You plant them. You water and fertilize them. You chase away little creatures. And you wait. Your labors pay off with the perfect treat from the garden: juicy, sweet, heavenly, red tomatoes. But just as your plants get really productive, their survival is threatened by the inevitable change of seasons. Frost can arrive in early October in this area, and most often nips the garden by Oct. 15. So it can be heart-wrenching to watch those plump, green juvenile fruits reach for maturity when you know there is simply not enough time and sun left for them.

The good news of the season is that green tomatoes have their own special payoff. Fried green tomatoes, a favorite in the South, received national attention in 1991 in the hit movie by the same name. Many people had never tasted this simple fare, but they watched the floured green discs fry in oil to a mouth-watering golden brown. Whether served with eggs and grits for breakfast or alongside a steak for supper, this simple dish is fresh and light as well as rich and comforting.

But frying is a mere introduction to the many tasty ways unripe tomatoes can flourish in your kitchen. The firm, meaty flesh has a mild tartness and the juicy crisp texture of a green pepper. Chopped raw and served in a salsa or on toasted bread, the tomatoes are light, refreshing and perfect for warm weather. Roasted or added to stews and soups, they add a unique twist to hearty, cool-weather fare.

If you grow your own tomatoes or have a friend who does, you know the frustration of waiting for tomatoes to ripen, only then to reap more than you can eat. Turn your tomato patch into a season-long harvest by picking the fruit when it is plump and green but not yet changing color. These young fruits are so versatile that if you pick or buy more full-grown ones than you need, leave them alone on the counter and they'll transform into red beauties anyway.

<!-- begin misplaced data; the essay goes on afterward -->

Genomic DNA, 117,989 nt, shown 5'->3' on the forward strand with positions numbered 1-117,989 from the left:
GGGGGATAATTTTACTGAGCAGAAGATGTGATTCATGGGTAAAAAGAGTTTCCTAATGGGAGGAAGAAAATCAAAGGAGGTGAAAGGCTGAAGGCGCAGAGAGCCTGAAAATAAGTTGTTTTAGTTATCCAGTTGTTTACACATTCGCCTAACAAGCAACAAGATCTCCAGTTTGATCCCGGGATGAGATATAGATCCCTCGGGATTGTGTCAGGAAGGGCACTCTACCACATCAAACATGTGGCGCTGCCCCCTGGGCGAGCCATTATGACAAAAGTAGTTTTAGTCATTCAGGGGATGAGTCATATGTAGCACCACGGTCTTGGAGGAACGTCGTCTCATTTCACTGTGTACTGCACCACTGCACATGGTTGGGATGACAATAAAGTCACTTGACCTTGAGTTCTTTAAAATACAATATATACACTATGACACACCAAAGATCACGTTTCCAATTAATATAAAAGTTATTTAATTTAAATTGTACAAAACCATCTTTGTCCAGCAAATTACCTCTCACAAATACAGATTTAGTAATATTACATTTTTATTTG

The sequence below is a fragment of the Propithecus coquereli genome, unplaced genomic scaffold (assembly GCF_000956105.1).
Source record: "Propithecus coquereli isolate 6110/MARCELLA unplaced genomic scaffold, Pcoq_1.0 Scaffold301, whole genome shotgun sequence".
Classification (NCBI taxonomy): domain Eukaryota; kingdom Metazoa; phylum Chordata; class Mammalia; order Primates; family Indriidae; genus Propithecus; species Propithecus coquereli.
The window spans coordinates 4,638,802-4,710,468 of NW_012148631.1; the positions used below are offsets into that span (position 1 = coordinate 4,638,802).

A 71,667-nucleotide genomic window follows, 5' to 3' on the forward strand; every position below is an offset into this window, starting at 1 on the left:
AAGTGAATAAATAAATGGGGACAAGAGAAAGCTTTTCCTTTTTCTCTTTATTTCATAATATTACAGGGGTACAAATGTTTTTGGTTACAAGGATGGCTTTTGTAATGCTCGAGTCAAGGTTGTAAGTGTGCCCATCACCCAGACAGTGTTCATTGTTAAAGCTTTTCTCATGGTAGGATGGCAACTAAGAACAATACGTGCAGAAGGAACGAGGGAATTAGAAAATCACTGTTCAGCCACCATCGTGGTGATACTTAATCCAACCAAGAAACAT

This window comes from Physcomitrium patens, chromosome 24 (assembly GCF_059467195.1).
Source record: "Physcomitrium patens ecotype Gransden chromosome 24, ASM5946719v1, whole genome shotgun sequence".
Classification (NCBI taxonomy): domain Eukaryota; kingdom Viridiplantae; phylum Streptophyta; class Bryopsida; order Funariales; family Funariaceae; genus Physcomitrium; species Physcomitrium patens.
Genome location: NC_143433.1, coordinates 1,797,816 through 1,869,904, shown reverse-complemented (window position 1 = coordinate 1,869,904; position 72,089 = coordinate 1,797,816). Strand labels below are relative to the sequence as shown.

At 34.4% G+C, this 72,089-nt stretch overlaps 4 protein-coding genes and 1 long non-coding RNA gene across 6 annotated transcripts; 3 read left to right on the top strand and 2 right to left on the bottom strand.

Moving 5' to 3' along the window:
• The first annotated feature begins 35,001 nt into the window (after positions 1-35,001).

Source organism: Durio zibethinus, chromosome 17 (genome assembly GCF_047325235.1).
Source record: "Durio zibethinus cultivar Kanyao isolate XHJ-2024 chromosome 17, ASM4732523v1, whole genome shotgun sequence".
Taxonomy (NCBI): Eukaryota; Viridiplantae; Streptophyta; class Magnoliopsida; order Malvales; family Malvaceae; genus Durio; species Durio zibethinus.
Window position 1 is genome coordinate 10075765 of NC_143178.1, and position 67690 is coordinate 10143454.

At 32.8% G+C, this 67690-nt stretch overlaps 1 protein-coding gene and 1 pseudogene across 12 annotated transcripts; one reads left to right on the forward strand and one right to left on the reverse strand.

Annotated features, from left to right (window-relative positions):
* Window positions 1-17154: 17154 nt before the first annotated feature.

If tomatoes are not available in your back yard, check with your local produce stand or farmer's market. Many have a box or two of green tomatoes stashed away for those in the know or will pick them on request. Or ask at the produce section of your grocery store; green tomatoes often turn up in boxes of red tomatoes but never make it to the shelves. Your grocer might be happy to go into the back for green ones.

After realizing the culinary potential locked up in these juvenile fruits, plucking tomatoes from the vine before their time will become a regular practice.

Fried Green Tomatoes

(6 servings)

There is more than one way to fry a tomato. This produces a crisp crust that encases the tomato. It's delicious alone or baked like eggplant Parmesan--topped with tomato sauce and cheese. Other options include frying the slices plain or dredging them in flour or cornmeal prior to frying in butter in a nonstick skillet.

1/4 cup flour

1 1/4 cups dried bread crumbs or saltine cracker crumbs

1/4 teaspoon salt

Freshly ground black pepper to taste

2 eggs, lightly beaten

2 pounds green tomatoes, cut into 1/4-inch slices

Vegetable oil for frying

Preheat the oven to 250 degrees. Place the flour on a small plate. In a shallow bowl, season the bread crumbs or cracker crumbs with the salt and pepper. Put the beaten eggs in another shallow bowl. Have ready an ungreased baking sheet and a brown paper bag.

Dredge 1 tomato slice in the flour to coat both sides. Next coat both sides of the tomato slice with the egg, allowing the excess to drip off. Then dredge the slice in the seasoned bread crumbs or cracker crumbs and place it on the baking sheet. Repeat with the remaining tomato slices.

In a medium skillet, pour enough oil to measure 1/4 inch deep. Heat the skillet over medium-high heat until hot but not smoking. Fry the tomato slices, a few at a time, turning once, until golden brown on both sides, 1 1/2 to 2 minutes per side. (Reduce the heat if the tomatoes begin to burn or if the oil smokes). Transfer the slices onto the brown paper bag to drain. The tomatoes can be kept warm in the preheated oven for 30 minutes.

Per serving: 158 calories, 5 gm protein, 21 gm carbohydrates, 7 gm fat, 35 mg cholesterol, 1 gm saturated fat, 30 mg sodium, 2 gm dietary fiber

Roasted Green Tomatoes With Bacon, Brown Sugar and Almonds

(4 servings)

This is an unusual but flavorful side dish. Try it with grilled beef, lamb or chicken.

Nonstick spray oil

2 medium green tomatoes, cut in half

4 tablespoons firmly packed brown sugar

2 slices bacon, cut into pieces

4 teaspoons finely chopped almonds